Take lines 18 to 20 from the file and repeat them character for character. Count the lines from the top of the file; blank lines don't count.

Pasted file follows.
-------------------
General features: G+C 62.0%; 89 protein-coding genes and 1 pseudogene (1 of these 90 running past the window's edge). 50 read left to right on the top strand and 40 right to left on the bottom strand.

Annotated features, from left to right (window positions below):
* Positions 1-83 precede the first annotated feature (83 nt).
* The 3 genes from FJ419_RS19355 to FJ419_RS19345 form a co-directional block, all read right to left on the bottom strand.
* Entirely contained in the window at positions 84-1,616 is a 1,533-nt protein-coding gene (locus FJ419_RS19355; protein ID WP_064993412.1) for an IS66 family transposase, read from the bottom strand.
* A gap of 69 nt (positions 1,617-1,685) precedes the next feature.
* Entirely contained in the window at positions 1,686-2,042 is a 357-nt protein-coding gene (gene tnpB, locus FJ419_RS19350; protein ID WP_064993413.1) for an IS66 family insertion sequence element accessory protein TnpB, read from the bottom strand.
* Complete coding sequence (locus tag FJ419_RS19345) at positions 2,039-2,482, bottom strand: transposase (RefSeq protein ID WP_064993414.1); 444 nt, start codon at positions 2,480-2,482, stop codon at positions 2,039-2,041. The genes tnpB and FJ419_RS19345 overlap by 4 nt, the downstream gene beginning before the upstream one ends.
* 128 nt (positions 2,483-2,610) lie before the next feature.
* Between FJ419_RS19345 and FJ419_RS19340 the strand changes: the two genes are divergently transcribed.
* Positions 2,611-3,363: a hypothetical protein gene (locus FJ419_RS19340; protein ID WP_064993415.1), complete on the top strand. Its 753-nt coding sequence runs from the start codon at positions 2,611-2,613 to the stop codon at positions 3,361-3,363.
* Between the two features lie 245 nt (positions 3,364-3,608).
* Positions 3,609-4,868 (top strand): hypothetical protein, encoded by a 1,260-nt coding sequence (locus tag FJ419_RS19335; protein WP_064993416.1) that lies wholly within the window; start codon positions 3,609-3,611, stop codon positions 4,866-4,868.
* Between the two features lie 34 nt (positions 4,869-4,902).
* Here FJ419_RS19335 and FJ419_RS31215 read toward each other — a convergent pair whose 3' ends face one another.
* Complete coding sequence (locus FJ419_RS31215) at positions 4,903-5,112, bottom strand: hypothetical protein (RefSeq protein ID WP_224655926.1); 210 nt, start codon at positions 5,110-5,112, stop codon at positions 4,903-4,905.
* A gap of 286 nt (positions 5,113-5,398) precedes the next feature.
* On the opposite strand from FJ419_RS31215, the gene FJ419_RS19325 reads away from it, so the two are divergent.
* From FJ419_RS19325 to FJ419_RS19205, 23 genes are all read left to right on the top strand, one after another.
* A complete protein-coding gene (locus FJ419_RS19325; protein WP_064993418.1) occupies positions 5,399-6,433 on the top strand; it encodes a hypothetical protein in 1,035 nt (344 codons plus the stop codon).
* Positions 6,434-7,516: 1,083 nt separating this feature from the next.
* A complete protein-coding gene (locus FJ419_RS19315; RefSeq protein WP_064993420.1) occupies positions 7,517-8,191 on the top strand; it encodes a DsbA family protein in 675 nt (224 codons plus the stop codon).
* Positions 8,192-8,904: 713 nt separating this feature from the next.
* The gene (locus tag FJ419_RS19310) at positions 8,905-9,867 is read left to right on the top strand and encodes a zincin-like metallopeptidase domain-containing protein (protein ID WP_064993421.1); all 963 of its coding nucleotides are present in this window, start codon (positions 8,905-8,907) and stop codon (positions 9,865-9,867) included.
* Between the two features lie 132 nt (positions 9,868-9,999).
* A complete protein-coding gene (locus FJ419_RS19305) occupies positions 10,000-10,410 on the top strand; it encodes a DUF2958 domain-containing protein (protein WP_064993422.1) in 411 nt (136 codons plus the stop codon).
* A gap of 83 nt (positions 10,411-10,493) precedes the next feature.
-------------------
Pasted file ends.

* On the opposite strand from FJ419_RS31215, the gene FJ419_RS19325 reads away from it, so the two are divergent.
* From FJ419_RS19325 to FJ419_RS19205, 23 genes are all read left to right on the top strand, one after another.
* A complete protein-coding gene (locus FJ419_RS19325; protein WP_064993418.1) occupies positions 5,399-6,433 on the top strand; it encodes a hypothetical protein in 1,035 nt (344 codons plus the stop codon).